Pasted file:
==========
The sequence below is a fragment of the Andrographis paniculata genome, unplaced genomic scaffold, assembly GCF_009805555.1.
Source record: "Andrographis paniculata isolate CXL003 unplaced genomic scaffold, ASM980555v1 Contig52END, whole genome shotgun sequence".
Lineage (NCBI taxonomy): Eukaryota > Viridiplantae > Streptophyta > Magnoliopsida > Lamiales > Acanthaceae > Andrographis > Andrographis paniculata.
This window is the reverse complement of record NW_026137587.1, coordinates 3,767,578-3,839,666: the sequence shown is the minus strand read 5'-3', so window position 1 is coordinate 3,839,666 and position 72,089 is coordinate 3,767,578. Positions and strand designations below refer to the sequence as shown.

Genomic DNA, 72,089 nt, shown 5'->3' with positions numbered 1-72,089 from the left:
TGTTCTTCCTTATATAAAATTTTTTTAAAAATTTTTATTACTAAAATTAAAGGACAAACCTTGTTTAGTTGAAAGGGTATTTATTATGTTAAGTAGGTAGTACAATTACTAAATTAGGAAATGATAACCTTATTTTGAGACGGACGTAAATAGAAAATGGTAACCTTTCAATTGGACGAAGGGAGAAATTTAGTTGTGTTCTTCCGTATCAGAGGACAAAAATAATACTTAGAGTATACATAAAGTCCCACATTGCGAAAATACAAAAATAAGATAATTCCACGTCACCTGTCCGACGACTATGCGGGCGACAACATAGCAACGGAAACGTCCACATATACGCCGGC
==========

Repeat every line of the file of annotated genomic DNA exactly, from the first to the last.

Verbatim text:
The sequence below is a fragment of the Andrographis paniculata genome, unplaced genomic scaffold, assembly GCF_009805555.1.
Source record: "Andrographis paniculata isolate CXL003 unplaced genomic scaffold, ASM980555v1 Contig52END, whole genome shotgun sequence".
Lineage (NCBI taxonomy): Eukaryota > Viridiplantae > Streptophyta > Magnoliopsida > Lamiales > Acanthaceae > Andrographis > Andrographis paniculata.
This window is the reverse complement of record NW_026137587.1, coordinates 3,767,578-3,839,666: the sequence shown is the minus strand read 5'-3', so window position 1 is coordinate 3,839,666 and position 72,089 is coordinate 3,767,578. Positions and strand designations below refer to the sequence as shown.

Genomic DNA, 72,089 nt, shown 5'->3' with positions numbered 1-72,089 from the left:
TGTTCTTCCTTATATAAAATTTTTTTAAAAATTTTTATTACTAAAATTAAAGGACAAACCTTGTTTAGTTGAAAGGGTATTTATTATGTTAAGTAGGTAGTACAATTACTAAATTAGGAAATGATAACCTTATTTTGAGACGGACGTAAATAGAAAATGGTAACCTTTCAATTGGACGAAGGGAGAAATTTAGTTGTGTTCTTCCGTATCAGAGGACAAAAATAATACTTAGAGTATACATAAAGTCCCACATTGCGAAAATACAAAAATAAGATAATTCCACGTCACCTGTCCGACGACTATGCGGGCGACAACATAGCAACGGAAACGTCCACATATACGCCGGC